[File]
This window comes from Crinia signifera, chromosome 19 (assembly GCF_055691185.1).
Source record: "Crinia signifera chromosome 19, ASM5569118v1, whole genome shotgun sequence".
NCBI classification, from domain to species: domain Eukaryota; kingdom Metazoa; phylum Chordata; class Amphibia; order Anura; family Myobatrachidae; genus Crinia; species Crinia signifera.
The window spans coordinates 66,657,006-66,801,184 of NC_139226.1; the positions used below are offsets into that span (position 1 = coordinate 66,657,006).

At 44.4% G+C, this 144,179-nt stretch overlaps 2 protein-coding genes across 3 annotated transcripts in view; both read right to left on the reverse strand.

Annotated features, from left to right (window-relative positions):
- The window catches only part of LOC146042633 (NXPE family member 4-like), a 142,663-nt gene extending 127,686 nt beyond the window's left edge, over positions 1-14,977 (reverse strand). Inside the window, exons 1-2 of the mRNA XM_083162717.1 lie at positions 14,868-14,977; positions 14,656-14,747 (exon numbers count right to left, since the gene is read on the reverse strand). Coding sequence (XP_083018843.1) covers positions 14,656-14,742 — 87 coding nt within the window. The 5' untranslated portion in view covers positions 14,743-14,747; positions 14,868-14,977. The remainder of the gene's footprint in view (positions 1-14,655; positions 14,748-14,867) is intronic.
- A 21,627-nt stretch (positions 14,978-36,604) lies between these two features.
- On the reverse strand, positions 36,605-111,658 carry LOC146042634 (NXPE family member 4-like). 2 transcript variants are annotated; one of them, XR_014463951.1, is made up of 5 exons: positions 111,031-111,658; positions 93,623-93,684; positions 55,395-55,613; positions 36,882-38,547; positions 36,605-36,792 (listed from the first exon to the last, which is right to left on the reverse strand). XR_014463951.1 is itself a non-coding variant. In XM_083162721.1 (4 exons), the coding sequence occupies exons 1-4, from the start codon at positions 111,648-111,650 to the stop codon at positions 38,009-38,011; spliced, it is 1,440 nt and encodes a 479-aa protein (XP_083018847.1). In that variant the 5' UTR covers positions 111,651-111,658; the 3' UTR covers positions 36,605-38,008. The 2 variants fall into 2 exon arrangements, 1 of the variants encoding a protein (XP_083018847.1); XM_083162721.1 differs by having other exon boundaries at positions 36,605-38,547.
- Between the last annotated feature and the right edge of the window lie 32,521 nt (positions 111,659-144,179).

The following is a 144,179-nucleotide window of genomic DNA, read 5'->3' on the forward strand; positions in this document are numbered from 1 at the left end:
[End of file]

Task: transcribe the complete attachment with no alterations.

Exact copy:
This window comes from Crinia signifera, chromosome 19 (assembly GCF_055691185.1).
Source record: "Crinia signifera chromosome 19, ASM5569118v1, whole genome shotgun sequence".
NCBI classification, from domain to species: domain Eukaryota; kingdom Metazoa; phylum Chordata; class Amphibia; order Anura; family Myobatrachidae; genus Crinia; species Crinia signifera.
The window spans coordinates 66,657,006-66,801,184 of NC_139226.1; the positions used below are offsets into that span (position 1 = coordinate 66,657,006).

At 44.4% G+C, this 144,179-nt stretch overlaps 2 protein-coding genes across 3 annotated transcripts in view; both read right to left on the reverse strand.

Annotated features, from left to right (window-relative positions):
- The window catches only part of LOC146042633 (NXPE family member 4-like), a 142,663-nt gene extending 127,686 nt beyond the window's left edge, over positions 1-14,977 (reverse strand). Inside the window, exons 1-2 of the mRNA XM_083162717.1 lie at positions 14,868-14,977; positions 14,656-14,747 (exon numbers count right to left, since the gene is read on the reverse strand). Coding sequence (XP_083018843.1) covers positions 14,656-14,742 — 87 coding nt within the window. The 5' untranslated portion in view covers positions 14,743-14,747; positions 14,868-14,977. The remainder of the gene's footprint in view (positions 1-14,655; positions 14,748-14,867) is intronic.
- A 21,627-nt stretch (positions 14,978-36,604) lies between these two features.
- On the reverse strand, positions 36,605-111,658 carry LOC146042634 (NXPE family member 4-like). 2 transcript variants are annotated; one of them, XR_014463951.1, is made up of 5 exons: positions 111,031-111,658; positions 93,623-93,684; positions 55,395-55,613; positions 36,882-38,547; positions 36,605-36,792 (listed from the first exon to the last, which is right to left on the reverse strand). XR_014463951.1 is itself a non-coding variant. In XM_083162721.1 (4 exons), the coding sequence occupies exons 1-4, from the start codon at positions 111,648-111,650 to the stop codon at positions 38,009-38,011; spliced, it is 1,440 nt and encodes a 479-aa protein (XP_083018847.1). In that variant the 5' UTR covers positions 111,651-111,658; the 3' UTR covers positions 36,605-38,008. The 2 variants fall into 2 exon arrangements, 1 of the variants encoding a protein (XP_083018847.1); XM_083162721.1 differs by having other exon boundaries at positions 36,605-38,547.
- Between the last annotated feature and the right edge of the window lie 32,521 nt (positions 111,659-144,179).

The following is a 144,179-nucleotide window of genomic DNA, read 5'->3' on the forward strand; positions in this document are numbered from 1 at the left end: